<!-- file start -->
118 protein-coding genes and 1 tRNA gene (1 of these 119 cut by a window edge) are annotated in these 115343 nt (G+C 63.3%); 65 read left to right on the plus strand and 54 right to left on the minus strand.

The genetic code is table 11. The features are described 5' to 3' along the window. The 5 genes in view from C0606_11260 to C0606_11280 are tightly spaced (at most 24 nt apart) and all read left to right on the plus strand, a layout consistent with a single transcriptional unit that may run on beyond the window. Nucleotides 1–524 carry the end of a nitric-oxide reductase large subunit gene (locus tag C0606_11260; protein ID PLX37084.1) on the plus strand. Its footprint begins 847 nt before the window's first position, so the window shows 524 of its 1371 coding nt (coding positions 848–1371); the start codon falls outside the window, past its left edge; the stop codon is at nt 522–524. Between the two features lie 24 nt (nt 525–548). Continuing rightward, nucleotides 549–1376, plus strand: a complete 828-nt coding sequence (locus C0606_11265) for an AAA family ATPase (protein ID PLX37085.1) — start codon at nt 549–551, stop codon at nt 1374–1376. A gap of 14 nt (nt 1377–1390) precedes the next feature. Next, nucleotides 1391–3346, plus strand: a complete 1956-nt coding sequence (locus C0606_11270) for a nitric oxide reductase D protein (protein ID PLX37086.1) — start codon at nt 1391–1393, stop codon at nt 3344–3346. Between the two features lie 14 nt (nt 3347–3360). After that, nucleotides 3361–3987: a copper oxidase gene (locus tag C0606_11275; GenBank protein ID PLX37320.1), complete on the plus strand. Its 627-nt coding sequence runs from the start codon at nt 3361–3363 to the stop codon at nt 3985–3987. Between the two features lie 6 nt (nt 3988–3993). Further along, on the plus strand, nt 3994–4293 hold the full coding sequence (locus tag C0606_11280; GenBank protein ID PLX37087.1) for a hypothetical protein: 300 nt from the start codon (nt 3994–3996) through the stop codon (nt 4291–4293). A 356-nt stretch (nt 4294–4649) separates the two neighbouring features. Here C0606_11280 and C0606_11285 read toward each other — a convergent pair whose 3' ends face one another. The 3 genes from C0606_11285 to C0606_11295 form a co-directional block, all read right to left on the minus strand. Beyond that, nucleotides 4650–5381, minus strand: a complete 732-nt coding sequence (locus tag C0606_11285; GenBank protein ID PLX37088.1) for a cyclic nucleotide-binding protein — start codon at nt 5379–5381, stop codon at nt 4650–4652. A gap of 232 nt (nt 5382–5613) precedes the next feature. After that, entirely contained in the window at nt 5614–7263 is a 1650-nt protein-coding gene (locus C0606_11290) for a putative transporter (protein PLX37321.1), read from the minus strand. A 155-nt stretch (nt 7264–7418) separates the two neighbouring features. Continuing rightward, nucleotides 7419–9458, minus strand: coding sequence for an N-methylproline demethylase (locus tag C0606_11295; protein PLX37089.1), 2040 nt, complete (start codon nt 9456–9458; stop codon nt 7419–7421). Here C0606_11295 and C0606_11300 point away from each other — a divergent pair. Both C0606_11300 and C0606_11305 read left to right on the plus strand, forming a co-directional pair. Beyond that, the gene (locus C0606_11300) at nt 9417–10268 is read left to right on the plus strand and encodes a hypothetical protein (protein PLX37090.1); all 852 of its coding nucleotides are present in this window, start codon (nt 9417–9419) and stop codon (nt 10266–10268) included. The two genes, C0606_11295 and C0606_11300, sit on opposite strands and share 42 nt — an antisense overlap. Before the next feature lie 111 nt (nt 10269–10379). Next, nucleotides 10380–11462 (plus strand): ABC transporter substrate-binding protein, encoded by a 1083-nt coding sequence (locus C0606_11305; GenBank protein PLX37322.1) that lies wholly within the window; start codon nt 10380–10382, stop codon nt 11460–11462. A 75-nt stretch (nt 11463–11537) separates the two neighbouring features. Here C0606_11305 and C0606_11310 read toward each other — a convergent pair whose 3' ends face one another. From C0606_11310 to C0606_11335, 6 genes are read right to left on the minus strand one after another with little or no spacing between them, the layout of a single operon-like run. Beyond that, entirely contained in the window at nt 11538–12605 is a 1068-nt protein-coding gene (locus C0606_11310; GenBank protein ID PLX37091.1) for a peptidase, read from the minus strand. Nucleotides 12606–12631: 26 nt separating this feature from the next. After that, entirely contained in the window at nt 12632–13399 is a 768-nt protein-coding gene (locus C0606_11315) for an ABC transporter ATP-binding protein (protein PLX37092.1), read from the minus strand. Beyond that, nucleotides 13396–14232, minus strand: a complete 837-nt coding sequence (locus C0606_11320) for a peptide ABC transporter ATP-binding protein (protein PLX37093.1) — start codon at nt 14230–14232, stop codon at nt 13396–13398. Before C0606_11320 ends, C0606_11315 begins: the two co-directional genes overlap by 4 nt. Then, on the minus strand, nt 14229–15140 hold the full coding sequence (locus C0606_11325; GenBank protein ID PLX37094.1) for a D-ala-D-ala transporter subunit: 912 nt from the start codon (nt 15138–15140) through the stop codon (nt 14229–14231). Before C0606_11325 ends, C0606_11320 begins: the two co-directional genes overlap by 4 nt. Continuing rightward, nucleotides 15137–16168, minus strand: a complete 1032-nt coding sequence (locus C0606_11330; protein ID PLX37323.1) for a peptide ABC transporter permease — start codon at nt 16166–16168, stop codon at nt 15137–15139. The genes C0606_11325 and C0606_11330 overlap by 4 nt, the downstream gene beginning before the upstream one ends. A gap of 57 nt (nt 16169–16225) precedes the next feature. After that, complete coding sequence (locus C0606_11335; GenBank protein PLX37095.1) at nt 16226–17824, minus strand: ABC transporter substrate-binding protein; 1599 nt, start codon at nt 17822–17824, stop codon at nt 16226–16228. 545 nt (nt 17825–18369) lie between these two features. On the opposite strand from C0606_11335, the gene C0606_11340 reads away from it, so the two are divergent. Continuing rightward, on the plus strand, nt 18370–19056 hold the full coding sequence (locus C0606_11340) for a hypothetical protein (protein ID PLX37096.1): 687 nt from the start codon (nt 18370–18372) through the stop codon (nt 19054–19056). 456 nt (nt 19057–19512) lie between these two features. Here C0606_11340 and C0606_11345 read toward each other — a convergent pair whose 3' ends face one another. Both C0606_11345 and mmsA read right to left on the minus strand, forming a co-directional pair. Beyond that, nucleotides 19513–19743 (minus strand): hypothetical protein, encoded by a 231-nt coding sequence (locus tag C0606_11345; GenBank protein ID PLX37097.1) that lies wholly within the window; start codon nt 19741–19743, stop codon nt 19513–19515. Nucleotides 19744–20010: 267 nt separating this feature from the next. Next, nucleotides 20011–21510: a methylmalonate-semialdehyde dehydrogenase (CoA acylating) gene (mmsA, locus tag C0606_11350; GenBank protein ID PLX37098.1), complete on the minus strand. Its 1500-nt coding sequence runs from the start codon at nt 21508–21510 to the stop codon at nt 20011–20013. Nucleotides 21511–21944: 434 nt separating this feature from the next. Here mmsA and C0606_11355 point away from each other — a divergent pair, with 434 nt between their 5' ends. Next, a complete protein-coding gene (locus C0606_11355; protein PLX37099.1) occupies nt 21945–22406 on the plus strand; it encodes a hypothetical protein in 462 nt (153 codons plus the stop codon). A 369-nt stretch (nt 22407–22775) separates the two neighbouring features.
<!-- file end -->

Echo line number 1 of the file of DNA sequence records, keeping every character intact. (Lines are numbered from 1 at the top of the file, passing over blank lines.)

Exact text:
118 protein-coding genes and 1 tRNA gene (1 of these 119 cut by a window edge) are annotated in these 115343 nt (G+C 63.3%); 65 read left to right on the plus strand and 54 right to left on the minus strand.